Former chief election commissioner TS Krishnamurthy has reignited the debate on the first-past-the-post system by proposing a minimum of 33% votes for a candidate to be declared elected.
According to the first-past-the-post system, the winner of the vote in each constituency takes the seat. Overall national vote share is irrelevant in deciding who wins a general election — it is all down to the number of seats each party wins.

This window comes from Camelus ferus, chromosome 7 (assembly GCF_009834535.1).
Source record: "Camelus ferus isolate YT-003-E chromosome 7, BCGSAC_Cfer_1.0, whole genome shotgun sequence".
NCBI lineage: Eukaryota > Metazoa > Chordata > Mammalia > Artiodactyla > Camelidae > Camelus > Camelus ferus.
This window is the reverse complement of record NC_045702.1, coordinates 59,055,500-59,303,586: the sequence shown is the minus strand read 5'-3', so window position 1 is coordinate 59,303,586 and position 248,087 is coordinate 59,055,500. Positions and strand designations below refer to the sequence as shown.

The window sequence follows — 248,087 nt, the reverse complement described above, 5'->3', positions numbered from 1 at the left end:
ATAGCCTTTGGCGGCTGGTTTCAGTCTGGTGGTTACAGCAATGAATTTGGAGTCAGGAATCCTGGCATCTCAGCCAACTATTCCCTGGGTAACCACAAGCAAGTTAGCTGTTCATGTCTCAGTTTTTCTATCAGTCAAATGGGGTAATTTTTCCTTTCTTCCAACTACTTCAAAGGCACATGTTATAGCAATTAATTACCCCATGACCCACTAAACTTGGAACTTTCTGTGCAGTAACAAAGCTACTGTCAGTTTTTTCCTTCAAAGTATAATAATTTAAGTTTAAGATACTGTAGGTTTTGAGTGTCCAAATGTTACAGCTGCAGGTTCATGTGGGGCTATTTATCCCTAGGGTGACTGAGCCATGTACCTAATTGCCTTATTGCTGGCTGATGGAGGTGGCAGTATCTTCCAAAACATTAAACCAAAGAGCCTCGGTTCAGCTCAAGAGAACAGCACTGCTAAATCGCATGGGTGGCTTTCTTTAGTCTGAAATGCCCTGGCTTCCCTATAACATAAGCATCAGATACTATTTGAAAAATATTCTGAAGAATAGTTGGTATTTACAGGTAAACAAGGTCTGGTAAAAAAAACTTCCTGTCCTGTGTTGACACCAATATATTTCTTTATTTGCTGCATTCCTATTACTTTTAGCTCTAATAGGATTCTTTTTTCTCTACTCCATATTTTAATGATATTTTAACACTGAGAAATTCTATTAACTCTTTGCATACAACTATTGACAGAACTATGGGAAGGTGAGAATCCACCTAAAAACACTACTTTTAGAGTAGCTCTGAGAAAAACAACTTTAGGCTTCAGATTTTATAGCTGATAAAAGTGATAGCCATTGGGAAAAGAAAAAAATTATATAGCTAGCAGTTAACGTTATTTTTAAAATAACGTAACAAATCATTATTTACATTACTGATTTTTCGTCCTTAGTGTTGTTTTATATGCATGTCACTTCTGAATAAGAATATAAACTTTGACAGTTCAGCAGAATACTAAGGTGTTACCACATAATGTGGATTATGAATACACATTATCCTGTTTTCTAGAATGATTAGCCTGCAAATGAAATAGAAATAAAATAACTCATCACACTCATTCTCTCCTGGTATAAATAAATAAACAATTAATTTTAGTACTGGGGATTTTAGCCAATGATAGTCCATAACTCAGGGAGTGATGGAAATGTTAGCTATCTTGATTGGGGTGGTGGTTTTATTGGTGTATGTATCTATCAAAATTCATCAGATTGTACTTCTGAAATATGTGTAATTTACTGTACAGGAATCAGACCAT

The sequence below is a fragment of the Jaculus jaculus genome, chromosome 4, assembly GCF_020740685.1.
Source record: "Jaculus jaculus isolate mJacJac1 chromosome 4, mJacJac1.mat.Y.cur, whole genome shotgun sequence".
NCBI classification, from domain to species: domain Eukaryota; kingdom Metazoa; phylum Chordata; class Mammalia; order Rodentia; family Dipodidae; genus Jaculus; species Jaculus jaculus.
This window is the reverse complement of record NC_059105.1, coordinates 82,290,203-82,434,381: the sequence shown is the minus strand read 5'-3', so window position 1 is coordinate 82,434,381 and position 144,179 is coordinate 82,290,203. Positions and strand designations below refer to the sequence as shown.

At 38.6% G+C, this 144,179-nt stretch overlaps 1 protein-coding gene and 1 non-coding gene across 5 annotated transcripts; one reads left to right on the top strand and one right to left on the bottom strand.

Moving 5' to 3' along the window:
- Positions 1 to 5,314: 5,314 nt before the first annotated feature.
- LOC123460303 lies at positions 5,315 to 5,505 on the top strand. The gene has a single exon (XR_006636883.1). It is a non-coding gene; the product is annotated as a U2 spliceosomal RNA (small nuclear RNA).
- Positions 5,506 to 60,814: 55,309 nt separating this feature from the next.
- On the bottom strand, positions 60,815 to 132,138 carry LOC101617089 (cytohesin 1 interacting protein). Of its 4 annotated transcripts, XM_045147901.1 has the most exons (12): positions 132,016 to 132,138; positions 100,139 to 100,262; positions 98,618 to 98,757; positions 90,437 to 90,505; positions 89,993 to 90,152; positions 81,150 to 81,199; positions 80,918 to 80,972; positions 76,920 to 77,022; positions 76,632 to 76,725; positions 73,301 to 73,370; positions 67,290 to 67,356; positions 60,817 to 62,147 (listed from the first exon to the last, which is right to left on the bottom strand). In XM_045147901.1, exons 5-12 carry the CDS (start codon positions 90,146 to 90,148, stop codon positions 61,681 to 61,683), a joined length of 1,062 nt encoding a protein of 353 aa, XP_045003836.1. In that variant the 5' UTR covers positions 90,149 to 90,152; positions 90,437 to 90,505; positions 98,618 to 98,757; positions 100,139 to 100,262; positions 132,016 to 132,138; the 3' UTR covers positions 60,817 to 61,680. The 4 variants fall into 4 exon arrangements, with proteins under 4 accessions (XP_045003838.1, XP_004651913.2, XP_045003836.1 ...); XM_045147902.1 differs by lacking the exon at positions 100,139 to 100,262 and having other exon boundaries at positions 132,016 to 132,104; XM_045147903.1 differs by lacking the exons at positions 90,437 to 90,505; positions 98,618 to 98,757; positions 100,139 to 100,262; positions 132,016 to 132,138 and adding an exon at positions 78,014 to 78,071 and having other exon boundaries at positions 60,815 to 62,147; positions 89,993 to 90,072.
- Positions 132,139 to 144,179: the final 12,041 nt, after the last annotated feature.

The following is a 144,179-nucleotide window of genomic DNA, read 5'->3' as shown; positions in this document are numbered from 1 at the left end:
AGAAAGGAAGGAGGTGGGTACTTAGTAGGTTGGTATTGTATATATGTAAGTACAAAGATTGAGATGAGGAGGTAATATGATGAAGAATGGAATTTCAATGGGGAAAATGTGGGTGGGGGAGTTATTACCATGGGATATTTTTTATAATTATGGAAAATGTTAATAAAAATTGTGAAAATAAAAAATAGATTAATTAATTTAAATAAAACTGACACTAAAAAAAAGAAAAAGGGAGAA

Speaking to Hindustan Times, Krishnamurthy pointed to the flaws of the system and said it allows a person to win even with 20% of the votes polled and with a margin of one vote.
“The present first-past-the-post system should be replaced by providing that the winning candidate should have got minimum one-third of the votes polled to be declared as elected,” he said.
He said the first-past-the-post system encourages voting on the basis of “narrow considerations” of language, creed and caste.